Most all online casinos offer players a choice in gaming currency when it comes to depositing funds into their online account. In many cases, players may prefer to utilize the deposit currency that is issued by their own country. Some casino players will elect to utilize U.S. currency in their casino account, while others will utilize other countries’ currency. Most online casinosTEACH their players how to utilize their own currency when depositing funds into their gaming accounts, and this practice is recommended when depositing outside the USA.
Selecting game currency
The choice in gaming currency can be seen as a benefit rather than a disadvantage when the depositing player is from a nation that is known to be anti-gambling, and banks and credit card companies often request the player’s home country to verify the name and address associated with the account. At times, when an individual is depositing funds to an internet gambling site from a location that is known to be anti-gambling, bank transfer fees can be forced upon the depositing player, or credit card companies can be made to reluctant to honor such a request.
The act was meant to stop certain electronic transactions (ETFs)
The madness spreading across the intent of deposits to online gambling websites across the United States is known as the UIGEA or the Unlawful Internet Gambling Enforcement Act, and was signed into law in 2006 by then-president George W. Bush. The act was meant to stop certain electronic transactions (ETFs) surrounding online gambling while encouraging U.S. banking institutions to cooperate with banking institutions in the country of origin to prevent money laundering and Proceed illicit enabling laws.
The UIGEA came into effect in September of 2006, well before the financial institutions had fully implemented the UIGEA, and many gaming enthusiasts taking part in online gambling were nonetheless deterred from making deposits to gaming websites when the legislation was passed. At this time a number of gaming websites began to post messages on their websites saying that they would refuse to take new deposits from U.S. financial institutions, and many of these sites have since gone out of business.
Pretext for UIGEA
- The UIGEA was a direct response to the implementation of U.S. law against internet gambling, which had been loosely enforced for years.
- The purpose of the UIGEA was in fact to fight crime and terrorists by stopping the transfer of funds from the U.S. banking system to prohibited gambling sites. In reality, however, the bill had a broad impact of severely prohibiting the operation of U.S. poker rooms and casino websites that accept U.S. players.
Reasons for UIGEA
Some shareholders of gambling websites were beaten with the news that the UIGEA would drastically reduce the number of places that they could allow their shareholders to gamble their funds. U.S. based shareholders were promised that they would not be allowed to gamble their funds with any online casinos that decided to cater to the American market.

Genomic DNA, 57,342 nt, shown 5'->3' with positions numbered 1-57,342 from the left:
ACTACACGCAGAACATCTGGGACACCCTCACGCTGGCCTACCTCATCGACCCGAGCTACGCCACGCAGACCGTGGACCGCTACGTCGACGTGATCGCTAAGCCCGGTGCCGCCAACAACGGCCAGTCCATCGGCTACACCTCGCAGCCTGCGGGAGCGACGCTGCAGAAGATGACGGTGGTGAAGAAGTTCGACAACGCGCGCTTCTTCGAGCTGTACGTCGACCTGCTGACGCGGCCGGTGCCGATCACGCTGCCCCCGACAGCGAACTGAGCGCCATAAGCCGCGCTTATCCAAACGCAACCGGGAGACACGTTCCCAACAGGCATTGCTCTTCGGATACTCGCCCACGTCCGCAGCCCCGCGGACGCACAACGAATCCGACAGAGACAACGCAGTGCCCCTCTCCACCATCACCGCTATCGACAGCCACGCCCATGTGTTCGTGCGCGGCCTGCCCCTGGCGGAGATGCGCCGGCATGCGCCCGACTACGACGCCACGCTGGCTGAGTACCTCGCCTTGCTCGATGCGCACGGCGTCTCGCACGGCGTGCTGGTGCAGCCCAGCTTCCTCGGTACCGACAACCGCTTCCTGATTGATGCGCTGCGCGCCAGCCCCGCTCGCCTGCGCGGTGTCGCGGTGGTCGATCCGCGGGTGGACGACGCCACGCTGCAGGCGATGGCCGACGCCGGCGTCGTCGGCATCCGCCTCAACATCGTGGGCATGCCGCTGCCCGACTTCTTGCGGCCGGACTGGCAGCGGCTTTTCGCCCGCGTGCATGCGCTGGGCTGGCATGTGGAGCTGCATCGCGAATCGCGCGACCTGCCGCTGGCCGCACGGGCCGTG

UIGEA was a continuation of America’s Heywoode decision, which had been stayed by the U.S. Supreme Court in June, 2004, three months before the implementation of the UIGEA. Woodrowe effectively blocked the U.S. banking system from being used to finance online gambling and hurt Google, which was blocked from using the American banking system to access the European market.
Two lawsuits were filed in June, 2006 against the UIGEA, one by Edward O. Kemmmerling of theactic solicitudino am otherwise known as the King of PATENTS – an online gambling firm that had taken the controversial decision to sell its financial services business to British customers.
- The other case involved the Mossack Fonseca lawfirm and was stayed by the New York State court on October 15, 2006.
- The stayed stay was stayed in April 2007, when the UIGEA was signed into law by President George W. Bush.
- Once the UIGEA was in place, it took the operational momentum out of online gambling, so much so that for all intents and purposes, it made online gambling virtually impossible in the United States.
proceding without an online gambling law or regulation, puts the ownership of the business in the hands of a third party [ushesakes: casino owners in Costa Rica and Nevada, not to mention other private firms such as the ones run by Morrison Travel and WinTrillionsThe law is far from silent, having taken the depositing end of the business into the private sector, which read a recent Wall Street Journal article about how 12 major casinos had become essentiallyijicering casinos, by electronically transferring money to accounts electronic as REDCard, credit cards, and bank wire transfers, in an apparently illegal action that has many believing the UIGEA is here to stay.
Unless the UIGEA is specifically and clearly blocked by statute, then online casinosClery and Foxy can both legally operate in the United States of America.